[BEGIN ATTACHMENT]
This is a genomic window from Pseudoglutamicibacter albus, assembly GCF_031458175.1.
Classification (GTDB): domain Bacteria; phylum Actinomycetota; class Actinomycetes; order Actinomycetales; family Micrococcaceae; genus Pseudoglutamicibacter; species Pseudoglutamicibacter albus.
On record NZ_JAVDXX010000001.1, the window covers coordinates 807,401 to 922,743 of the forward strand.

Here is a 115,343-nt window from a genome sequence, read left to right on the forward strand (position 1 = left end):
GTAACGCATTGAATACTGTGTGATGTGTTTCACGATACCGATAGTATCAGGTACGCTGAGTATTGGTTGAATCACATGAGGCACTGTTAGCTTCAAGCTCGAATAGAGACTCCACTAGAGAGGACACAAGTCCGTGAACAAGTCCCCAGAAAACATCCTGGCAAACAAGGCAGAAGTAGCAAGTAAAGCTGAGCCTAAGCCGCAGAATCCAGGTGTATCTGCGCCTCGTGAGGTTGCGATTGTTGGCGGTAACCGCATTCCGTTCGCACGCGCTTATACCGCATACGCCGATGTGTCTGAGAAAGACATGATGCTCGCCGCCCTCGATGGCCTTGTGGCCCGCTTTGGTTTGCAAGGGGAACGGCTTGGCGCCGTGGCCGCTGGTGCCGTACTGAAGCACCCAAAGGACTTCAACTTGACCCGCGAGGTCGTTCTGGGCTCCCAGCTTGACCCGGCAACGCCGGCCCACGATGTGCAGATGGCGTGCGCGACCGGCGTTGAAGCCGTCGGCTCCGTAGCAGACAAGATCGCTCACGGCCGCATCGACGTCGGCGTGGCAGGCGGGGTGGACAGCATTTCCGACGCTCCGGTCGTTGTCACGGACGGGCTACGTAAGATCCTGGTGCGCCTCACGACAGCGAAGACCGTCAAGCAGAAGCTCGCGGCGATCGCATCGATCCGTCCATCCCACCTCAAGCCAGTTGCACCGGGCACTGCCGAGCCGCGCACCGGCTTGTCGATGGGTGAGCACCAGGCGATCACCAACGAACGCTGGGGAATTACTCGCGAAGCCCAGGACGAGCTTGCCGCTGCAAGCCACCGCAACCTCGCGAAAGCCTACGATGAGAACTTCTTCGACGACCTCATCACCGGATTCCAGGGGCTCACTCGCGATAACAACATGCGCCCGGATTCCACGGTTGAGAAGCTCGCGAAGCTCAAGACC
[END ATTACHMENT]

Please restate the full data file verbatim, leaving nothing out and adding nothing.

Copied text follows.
This is a genomic window from Pseudoglutamicibacter albus, assembly GCF_031458175.1.
Classification (GTDB): domain Bacteria; phylum Actinomycetota; class Actinomycetes; order Actinomycetales; family Micrococcaceae; genus Pseudoglutamicibacter; species Pseudoglutamicibacter albus.
On record NZ_JAVDXX010000001.1, the window covers coordinates 807,401 to 922,743 of the forward strand.

Here is a 115,343-nt window from a genome sequence, read left to right on the forward strand (position 1 = left end):
GTAACGCATTGAATACTGTGTGATGTGTTTCACGATACCGATAGTATCAGGTACGCTGAGTATTGGTTGAATCACATGAGGCACTGTTAGCTTCAAGCTCGAATAGAGACTCCACTAGAGAGGACACAAGTCCGTGAACAAGTCCCCAGAAAACATCCTGGCAAACAAGGCAGAAGTAGCAAGTAAAGCTGAGCCTAAGCCGCAGAATCCAGGTGTATCTGCGCCTCGTGAGGTTGCGATTGTTGGCGGTAACCGCATTCCGTTCGCACGCGCTTATACCGCATACGCCGATGTGTCTGAGAAAGACATGATGCTCGCCGCCCTCGATGGCCTTGTGGCCCGCTTTGGTTTGCAAGGGGAACGGCTTGGCGCCGTGGCCGCTGGTGCCGTACTGAAGCACCCAAAGGACTTCAACTTGACCCGCGAGGTCGTTCTGGGCTCCCAGCTTGACCCGGCAACGCCGGCCCACGATGTGCAGATGGCGTGCGCGACCGGCGTTGAAGCCGTCGGCTCCGTAGCAGACAAGATCGCTCACGGCCGCATCGACGTCGGCGTGGCAGGCGGGGTGGACAGCATTTCCGACGCTCCGGTCGTTGTCACGGACGGGCTACGTAAGATCCTGGTGCGCCTCACGACAGCGAAGACCGTCAAGCAGAAGCTCGCGGCGATCGCATCGATCCGTCCATCCCACCTCAAGCCAGTTGCACCGGGCACTGCCGAGCCGCGCACCGGCTTGTCGATGGGTGAGCACCAGGCGATCACCAACGAACGCTGGGGAATTACTCGCGAAGCCCAGGACGAGCTTGCCGCTGCAAGCCACCGCAACCTCGCGAAAGCCTACGATGAGAACTTCTTCGACGACCTCATCACCGGATTCCAGGGGCTCACTCGCGATAACAACATGCGCCCGGATTCCACGGTTGAGAAGCTCGCGAAGCTCAAGACC